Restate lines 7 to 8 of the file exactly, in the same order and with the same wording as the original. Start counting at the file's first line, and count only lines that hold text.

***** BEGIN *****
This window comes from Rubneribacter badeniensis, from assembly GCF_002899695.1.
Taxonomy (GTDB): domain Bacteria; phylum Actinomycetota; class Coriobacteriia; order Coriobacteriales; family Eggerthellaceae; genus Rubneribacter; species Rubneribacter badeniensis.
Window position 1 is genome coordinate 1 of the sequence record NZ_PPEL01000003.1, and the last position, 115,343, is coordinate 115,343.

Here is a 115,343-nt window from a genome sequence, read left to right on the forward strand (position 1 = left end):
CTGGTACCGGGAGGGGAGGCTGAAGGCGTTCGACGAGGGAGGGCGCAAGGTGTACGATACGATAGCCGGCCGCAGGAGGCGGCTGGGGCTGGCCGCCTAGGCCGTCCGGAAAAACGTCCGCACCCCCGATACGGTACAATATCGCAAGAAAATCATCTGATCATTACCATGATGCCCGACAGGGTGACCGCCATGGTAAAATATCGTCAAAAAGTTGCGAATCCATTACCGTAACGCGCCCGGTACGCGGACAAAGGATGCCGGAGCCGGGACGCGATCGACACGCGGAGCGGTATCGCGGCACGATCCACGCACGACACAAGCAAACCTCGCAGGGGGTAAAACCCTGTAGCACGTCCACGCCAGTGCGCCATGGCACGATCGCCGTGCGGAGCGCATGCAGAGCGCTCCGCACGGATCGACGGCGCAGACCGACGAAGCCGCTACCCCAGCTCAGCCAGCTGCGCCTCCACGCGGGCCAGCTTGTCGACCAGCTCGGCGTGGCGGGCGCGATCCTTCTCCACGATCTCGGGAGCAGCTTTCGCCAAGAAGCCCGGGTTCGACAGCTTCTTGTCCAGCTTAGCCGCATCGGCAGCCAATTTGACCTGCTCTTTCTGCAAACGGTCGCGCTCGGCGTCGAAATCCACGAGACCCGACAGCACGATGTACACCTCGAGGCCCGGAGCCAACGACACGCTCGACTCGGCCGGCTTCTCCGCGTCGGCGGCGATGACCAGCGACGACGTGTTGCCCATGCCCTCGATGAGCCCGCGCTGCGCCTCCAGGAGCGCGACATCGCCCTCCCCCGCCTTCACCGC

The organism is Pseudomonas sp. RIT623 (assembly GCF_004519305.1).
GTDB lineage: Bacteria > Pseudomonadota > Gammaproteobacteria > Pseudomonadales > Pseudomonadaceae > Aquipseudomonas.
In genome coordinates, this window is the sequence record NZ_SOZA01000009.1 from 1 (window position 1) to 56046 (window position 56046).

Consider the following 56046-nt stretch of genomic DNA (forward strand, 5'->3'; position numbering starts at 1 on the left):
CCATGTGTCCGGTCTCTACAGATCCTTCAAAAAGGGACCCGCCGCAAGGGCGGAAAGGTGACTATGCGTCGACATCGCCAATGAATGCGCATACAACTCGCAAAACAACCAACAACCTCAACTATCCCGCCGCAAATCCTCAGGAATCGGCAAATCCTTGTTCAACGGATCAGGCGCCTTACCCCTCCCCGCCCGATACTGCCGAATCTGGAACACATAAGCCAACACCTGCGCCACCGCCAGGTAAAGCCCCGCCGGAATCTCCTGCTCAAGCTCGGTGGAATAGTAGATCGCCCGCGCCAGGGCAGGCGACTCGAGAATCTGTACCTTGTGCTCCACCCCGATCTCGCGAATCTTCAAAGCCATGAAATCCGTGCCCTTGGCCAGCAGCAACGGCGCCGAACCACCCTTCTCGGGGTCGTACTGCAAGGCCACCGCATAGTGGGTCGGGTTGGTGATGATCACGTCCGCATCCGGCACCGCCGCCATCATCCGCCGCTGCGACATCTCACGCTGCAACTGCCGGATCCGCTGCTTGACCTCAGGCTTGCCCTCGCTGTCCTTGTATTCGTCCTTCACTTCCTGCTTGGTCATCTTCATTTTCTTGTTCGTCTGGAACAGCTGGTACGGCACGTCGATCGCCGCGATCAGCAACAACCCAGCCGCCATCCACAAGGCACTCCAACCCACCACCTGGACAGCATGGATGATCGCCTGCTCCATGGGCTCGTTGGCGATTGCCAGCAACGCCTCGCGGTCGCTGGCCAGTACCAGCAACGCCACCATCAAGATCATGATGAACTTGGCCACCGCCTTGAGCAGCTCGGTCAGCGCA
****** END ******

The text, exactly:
GTDB lineage: Bacteria > Pseudomonadota > Gammaproteobacteria > Pseudomonadales > Pseudomonadaceae > Aquipseudomonas.
In genome coordinates, this window is the sequence record NZ_SOZA01000009.1 from 1 (window position 1) to 56046 (window position 56046).